What does a band do when they lose their lead singer? The Smithereens faced this dilemma when founding member Pat DiNizio passed away in 2017. The remaining members decided to hire guest vocalists for their 2021 tour. Chicago was fortunate to host Marshall Crenshaw as the Smithereens' singer Saturday night at the City Winery. Crenshaw is most well-known for his 1982 Top-40 hit "Someday, Someway", but he has continued to perform all these years and his guitar work appears on some Smithereens records.
This was only the second stop in the band's first tour in a year and a half and they exhibited the pent-up energy of musicians who have missed performing live.
The Smithereens formed 40 years ago and released their first album in 1986. The three surviving founders (lead guitarist Jim Babjak, bassist Mike Mesaros, and drummer Dennis Diken are still with the band and Marshall joined them on rhythm guitar and lead vocals.
They played many of the songs that I've enjoyed for decades - "Behind a Wall of Sleep", "I’m Sorry But I Won’t", "Miles from Nowhere", "The House That We Used to Live in", and "Blood and Roses". They also enthusiastically covered songs written and recorded by others, including "No Matter What", "Bristol Stomp", and The El Dorados' 1955 high-energy R&B hit "At My Front Door". In introducing one cover song, Crenshaw quipped "For me, these are all covers", drawing a laugh from the audience. The 4-song encore set featured 3 cover songs: "Reason to Believe", "Where Have All the Good Times Gone?", and "Ramblin' Man".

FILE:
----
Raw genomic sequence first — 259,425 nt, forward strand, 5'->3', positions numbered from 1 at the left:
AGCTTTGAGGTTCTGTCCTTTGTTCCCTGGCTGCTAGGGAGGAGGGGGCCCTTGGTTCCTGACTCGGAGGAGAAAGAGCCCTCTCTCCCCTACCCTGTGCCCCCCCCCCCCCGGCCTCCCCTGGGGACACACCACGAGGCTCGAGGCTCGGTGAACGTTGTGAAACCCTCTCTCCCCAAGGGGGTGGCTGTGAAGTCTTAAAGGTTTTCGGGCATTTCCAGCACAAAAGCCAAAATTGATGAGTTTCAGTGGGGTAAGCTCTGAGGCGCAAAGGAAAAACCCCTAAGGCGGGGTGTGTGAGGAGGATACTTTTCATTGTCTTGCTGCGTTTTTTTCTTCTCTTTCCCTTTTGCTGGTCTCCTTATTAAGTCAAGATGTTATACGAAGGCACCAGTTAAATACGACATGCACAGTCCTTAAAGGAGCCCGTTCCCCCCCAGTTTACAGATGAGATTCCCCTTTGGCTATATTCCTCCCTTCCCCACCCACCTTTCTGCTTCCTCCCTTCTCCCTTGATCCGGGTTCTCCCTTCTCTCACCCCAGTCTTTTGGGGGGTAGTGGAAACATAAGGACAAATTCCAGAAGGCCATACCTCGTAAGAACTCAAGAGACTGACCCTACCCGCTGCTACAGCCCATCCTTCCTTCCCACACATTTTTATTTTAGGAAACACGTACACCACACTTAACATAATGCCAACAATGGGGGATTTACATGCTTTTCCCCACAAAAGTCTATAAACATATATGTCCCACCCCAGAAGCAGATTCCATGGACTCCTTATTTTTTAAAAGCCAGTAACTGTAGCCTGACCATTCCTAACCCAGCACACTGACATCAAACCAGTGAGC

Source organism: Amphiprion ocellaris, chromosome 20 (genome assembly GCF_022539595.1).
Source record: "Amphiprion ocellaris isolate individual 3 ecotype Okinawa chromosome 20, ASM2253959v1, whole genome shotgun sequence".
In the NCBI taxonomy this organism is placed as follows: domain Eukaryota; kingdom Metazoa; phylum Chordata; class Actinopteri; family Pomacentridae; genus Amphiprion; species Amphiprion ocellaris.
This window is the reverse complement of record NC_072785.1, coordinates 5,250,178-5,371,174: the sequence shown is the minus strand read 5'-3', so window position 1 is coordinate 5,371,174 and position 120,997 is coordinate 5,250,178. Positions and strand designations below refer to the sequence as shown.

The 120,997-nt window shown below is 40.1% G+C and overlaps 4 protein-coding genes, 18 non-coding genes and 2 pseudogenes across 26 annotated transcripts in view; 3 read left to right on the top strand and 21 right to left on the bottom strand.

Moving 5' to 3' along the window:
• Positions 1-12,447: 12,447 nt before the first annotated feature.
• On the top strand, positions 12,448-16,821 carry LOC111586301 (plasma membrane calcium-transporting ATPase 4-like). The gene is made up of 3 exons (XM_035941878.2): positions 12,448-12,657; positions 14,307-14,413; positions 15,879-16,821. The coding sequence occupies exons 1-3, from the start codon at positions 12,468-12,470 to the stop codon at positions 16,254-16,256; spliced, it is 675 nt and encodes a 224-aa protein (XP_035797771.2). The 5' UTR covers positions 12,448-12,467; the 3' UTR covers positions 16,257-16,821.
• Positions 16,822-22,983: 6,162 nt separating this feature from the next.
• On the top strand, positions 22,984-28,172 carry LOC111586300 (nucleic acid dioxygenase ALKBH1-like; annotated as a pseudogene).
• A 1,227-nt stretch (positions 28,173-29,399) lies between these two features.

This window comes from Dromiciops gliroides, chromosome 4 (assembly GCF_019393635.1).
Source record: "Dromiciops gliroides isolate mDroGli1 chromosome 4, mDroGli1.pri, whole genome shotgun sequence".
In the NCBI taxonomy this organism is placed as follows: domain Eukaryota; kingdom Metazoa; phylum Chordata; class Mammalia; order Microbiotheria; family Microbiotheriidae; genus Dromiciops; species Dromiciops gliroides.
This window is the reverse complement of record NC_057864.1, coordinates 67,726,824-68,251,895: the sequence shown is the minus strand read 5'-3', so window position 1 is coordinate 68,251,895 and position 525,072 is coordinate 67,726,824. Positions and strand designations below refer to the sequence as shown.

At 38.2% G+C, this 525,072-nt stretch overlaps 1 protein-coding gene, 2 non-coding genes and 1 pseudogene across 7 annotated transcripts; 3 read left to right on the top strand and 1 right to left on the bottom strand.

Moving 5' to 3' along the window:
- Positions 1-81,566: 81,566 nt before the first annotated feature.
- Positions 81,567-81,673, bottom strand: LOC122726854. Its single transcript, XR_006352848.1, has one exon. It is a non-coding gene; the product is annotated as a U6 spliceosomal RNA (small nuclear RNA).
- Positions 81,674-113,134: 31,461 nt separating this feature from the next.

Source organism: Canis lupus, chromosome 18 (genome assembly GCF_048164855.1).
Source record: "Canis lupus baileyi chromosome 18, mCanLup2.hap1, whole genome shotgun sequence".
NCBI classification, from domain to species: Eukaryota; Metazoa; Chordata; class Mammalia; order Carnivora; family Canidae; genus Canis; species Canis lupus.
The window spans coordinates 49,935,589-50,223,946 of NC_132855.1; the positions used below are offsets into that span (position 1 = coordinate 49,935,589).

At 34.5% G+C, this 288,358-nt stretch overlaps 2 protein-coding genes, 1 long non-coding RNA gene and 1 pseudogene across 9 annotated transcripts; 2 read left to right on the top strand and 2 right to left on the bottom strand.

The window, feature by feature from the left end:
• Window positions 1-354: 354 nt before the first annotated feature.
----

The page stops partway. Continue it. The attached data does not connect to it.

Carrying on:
The band was not quite as tight as they were when I last saw them in Cincinnati in 2001, but they made up for it by the passion they brought to the stage. What most impressed the crowd is how much fun the band was having, bantering with one another and with the audience. The musicians are aging, but they still possess the energy of a young garage band playing a gig at a local pub.
This fun and energy is what rock & roll is all about!